When creating nudges we need to think about adjacent behaviours: behaviours that may work in parallel or in tandem with the target behaviour we want to change. We need to consider carefully what might go wrong in those areas because of the nudge aiming to change the ‘main’ behaviour.
For example, an electrical supply company in California tried reducing electricity consumption by using ‘social norms’ in their nudges. Social norms are heuristics that show the behaviour of people similar to us, and they can powerfully, but subtly, make us behave similarly to our peers. The company sent reports that compared the electricity usage of the addressee to ‘average’ and ‘efficient’ customers. While this nudge worked among liberals, analysis showed that among conservatives, electricity consumption actually increased because these customers wanted to go against, and not with, the norms.
Another of our clients wanted to increase their customers’ fitness behaviour by nudges delivered through an app. Before we tested the prototype, we had a deep dive with the client about other common behaviours among their consumers. Did their consumers like going to the beach? Did they also have their occasional slushies?
As a result, we recommended that our client nudge consumers toward the more active behaviour in various ways, and also to build in a ‘slushie’ as a reward - but with a pop-up reminder that 250 ml was the limit to avoid over-indulgence and the backfiring of the nudge.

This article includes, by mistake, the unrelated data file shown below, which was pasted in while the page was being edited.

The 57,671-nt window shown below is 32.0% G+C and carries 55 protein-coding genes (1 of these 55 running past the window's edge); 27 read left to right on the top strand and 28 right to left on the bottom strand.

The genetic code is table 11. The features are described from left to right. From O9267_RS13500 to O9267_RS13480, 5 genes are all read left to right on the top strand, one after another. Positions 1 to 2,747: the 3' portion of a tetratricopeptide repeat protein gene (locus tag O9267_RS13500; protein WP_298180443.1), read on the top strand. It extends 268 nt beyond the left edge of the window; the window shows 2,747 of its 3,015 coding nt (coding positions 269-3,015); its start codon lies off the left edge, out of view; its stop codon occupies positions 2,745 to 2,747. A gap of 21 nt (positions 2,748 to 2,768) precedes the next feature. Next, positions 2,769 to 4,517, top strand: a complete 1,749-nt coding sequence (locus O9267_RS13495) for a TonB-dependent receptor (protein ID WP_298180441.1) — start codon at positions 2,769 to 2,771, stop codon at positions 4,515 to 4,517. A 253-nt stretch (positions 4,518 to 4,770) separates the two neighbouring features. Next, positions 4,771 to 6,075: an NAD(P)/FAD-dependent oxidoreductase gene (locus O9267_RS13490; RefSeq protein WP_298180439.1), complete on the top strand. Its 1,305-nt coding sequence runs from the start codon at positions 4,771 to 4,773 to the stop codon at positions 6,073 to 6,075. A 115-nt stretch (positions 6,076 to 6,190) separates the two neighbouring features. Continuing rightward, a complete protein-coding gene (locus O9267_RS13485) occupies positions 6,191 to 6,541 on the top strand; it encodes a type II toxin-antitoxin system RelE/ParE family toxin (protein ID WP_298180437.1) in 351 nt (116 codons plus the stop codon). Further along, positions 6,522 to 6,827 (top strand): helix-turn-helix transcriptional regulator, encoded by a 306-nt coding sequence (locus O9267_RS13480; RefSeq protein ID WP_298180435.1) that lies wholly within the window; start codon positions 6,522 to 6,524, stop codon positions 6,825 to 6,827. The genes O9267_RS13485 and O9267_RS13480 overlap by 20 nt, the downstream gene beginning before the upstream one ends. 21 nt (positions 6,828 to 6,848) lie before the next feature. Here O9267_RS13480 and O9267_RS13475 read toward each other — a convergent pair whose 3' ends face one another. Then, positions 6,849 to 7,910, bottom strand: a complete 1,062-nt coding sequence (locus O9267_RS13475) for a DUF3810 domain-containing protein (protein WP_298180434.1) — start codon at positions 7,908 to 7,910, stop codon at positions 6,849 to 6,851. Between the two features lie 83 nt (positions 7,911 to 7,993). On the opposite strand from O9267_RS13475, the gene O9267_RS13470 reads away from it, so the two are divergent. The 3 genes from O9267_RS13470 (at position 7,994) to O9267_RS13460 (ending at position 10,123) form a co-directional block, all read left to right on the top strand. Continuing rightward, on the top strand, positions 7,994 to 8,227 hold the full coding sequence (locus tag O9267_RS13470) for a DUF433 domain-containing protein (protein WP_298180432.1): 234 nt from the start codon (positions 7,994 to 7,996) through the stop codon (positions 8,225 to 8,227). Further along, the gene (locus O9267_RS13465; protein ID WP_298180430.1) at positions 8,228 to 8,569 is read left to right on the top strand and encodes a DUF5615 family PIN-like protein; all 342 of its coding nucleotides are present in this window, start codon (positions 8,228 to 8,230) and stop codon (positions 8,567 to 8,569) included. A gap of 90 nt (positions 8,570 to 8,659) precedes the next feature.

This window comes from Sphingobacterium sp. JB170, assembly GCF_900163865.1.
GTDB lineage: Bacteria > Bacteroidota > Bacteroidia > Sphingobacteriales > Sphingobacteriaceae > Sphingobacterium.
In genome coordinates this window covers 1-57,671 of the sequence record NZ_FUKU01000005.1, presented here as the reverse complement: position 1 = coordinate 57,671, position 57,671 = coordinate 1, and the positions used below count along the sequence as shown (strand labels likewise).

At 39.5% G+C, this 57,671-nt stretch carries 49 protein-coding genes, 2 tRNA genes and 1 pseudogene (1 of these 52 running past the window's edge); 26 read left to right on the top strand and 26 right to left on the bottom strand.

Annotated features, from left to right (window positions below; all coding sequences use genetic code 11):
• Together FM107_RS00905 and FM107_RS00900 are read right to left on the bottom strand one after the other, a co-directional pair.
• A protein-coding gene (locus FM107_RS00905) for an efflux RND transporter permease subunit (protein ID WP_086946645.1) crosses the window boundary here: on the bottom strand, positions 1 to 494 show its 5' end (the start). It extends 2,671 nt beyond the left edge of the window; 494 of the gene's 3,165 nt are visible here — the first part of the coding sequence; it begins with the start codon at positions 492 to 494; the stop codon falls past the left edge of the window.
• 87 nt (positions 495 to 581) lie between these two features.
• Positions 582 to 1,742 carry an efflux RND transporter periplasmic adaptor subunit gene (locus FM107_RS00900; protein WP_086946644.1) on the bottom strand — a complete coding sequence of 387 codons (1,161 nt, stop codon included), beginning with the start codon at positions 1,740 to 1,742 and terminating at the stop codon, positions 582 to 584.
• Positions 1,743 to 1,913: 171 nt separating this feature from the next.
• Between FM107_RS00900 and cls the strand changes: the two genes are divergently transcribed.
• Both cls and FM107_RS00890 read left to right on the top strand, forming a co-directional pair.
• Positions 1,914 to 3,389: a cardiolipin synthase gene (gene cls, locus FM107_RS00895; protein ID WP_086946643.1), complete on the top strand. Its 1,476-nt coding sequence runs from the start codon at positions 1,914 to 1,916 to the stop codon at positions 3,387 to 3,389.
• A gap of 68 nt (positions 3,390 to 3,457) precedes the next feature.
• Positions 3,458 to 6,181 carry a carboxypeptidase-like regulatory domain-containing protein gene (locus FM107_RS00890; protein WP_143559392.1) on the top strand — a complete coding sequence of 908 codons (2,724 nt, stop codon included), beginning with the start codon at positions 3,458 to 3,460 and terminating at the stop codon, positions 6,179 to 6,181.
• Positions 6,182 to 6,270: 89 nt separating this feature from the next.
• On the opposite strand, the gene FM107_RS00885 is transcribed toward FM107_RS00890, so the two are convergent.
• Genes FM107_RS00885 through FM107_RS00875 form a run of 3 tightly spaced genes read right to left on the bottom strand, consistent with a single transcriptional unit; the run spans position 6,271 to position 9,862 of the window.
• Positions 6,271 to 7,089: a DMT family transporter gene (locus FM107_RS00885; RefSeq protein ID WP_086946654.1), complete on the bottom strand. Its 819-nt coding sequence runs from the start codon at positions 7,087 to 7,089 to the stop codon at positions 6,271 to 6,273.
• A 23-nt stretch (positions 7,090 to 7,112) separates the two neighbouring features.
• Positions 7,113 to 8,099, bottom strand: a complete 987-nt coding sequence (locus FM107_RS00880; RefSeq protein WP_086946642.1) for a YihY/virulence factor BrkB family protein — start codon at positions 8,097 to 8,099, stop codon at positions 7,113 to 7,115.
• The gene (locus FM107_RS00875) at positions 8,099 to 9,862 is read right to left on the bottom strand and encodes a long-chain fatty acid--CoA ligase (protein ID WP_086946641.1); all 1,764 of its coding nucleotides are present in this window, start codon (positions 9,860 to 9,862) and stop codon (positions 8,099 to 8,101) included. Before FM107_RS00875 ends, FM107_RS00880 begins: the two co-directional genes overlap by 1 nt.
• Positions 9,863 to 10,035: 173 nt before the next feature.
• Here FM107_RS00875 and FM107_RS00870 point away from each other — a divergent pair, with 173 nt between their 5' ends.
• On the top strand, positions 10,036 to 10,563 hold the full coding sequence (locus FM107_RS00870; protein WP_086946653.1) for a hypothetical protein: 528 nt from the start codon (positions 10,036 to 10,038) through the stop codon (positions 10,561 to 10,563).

How to get nudge-testing right
Heuristics and cognitive biases influence everyday consumer decisions. The latest behavioural science thinking and market research solutions can help businesses benefit from the power of nudges to enact change.
While there is no one particular way of testing nudges – as it depends on the execution, market, target group and objective, we highly recommended one thing: choose solutions that, besides claimed responses, incorporate intuitive System 1 measurement. Facial coding, understanding intuitive associations and reaction time measurement are great ways of doing this. They help uncover the impact of nudges on consumers’ instinctive behaviour – which is the main target of nudges.
Heuristics can be incorporated into visual elements as well as taglines and test how nudges are most likely to trigger the desired behaviour change – purchasing more newspapers, toiletries, medication and so forth. One of the key benefits of this testing approach is to understand the extent to which nudges can move consumers’ instinctive, subconscious levers towards the desired change, and show how to optimise the desired behaviour.
Facial coding with survey questions can show the likely impact of nudges when they are incorporated into creative materials, such as a piece of advertising. We can combine the instinctive emotional reactions gained through facial coding with follow-up claimed responses to guide decisions related to behaviour change initiatives.
At Kantar, we infuse behavioural science with more traditional survey measures to get a deeper understanding of likely behaviour. Our Ad testing and development solutions can help you understand the effectiveness of nudges in communication. Our idea and concept testing solutions can help you to understand the influence of nudges on product success or choice. And our Intuitive Associations solution tests which subconscious associations nudges trigger.
Get in touch to find out more about our behavioural science toolkit and how it can help you influence consumer behaviour.